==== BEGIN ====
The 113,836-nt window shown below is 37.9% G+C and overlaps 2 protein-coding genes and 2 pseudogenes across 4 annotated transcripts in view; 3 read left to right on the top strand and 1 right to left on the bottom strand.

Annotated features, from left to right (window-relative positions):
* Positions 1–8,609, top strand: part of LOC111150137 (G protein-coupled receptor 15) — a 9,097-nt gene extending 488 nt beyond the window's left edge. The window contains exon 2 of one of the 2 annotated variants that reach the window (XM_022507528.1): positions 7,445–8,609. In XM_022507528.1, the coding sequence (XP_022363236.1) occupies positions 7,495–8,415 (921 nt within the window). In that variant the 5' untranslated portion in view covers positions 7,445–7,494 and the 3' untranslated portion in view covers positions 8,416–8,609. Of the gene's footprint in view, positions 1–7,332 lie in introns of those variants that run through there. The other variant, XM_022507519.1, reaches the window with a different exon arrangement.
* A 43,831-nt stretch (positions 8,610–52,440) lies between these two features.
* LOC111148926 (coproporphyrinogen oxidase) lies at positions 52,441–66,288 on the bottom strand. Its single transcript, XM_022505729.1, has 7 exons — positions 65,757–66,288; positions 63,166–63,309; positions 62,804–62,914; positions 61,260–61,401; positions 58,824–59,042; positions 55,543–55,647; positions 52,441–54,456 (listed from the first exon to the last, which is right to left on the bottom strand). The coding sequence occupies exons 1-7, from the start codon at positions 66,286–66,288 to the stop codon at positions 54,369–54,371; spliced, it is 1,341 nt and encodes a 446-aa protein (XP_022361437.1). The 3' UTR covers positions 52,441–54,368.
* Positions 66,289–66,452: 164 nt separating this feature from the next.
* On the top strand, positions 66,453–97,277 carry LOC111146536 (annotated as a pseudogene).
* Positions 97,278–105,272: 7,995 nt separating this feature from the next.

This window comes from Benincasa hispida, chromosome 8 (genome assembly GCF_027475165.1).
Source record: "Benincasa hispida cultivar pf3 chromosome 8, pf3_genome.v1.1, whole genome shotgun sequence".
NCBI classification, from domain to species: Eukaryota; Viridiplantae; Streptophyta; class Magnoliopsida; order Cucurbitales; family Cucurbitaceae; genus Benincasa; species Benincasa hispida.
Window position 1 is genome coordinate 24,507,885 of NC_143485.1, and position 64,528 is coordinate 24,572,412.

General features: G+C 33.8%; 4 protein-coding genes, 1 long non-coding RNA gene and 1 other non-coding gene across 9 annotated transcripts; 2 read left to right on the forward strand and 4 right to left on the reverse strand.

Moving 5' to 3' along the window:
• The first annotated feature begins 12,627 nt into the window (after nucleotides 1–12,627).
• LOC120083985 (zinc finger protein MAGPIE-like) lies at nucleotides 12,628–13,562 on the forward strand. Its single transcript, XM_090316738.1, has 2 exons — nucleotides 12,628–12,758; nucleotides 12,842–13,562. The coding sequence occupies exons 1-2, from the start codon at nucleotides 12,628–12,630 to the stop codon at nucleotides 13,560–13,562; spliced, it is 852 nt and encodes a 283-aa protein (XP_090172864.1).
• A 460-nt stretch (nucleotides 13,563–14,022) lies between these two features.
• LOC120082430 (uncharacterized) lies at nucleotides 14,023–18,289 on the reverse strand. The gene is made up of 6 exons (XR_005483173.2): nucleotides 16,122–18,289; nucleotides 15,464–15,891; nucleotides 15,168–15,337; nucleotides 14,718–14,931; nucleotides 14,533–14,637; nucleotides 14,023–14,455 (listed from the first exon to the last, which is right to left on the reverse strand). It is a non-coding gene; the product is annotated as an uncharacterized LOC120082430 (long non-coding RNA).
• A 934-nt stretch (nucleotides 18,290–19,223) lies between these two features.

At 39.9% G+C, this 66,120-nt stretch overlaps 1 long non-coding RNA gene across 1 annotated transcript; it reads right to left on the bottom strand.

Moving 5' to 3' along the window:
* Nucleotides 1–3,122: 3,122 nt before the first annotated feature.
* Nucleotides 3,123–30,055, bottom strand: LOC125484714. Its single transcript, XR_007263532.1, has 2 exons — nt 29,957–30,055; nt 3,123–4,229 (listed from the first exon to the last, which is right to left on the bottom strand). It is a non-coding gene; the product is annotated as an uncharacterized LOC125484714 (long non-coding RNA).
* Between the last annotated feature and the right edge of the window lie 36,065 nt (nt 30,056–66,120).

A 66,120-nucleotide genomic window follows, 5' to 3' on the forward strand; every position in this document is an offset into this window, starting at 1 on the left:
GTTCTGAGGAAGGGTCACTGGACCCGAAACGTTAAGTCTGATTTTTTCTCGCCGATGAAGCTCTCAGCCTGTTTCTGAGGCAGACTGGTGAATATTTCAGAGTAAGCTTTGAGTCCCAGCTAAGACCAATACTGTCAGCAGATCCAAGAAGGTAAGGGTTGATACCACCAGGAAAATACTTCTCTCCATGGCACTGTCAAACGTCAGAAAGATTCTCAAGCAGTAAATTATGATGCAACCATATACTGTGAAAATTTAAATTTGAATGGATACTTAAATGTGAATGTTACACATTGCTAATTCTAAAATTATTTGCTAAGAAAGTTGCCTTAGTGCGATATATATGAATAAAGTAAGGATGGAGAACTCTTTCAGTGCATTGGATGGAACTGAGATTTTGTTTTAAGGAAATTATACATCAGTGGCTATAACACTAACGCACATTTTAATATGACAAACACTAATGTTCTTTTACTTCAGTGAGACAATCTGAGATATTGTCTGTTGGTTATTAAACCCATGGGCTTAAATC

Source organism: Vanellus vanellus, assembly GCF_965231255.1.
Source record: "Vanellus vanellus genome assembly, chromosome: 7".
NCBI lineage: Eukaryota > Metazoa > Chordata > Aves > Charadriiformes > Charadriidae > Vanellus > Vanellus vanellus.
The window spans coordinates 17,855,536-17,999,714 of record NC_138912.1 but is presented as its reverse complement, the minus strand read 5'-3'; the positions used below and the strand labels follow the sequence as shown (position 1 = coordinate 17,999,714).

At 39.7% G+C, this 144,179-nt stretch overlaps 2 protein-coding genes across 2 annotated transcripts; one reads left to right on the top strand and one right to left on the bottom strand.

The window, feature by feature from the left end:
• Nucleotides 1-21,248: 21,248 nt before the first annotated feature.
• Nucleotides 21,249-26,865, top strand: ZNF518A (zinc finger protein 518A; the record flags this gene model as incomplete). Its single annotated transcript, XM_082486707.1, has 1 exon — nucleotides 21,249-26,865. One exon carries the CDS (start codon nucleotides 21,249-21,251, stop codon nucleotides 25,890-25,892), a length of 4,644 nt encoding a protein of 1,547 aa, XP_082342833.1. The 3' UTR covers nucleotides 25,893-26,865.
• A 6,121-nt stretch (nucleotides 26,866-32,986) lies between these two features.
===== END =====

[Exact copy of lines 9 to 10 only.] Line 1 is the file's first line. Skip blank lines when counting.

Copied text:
This window comes from Benincasa hispida, chromosome 8 (genome assembly GCF_027475165.1).
Source record: "Benincasa hispida cultivar pf3 chromosome 8, pf3_genome.v1.1, whole genome shotgun sequence".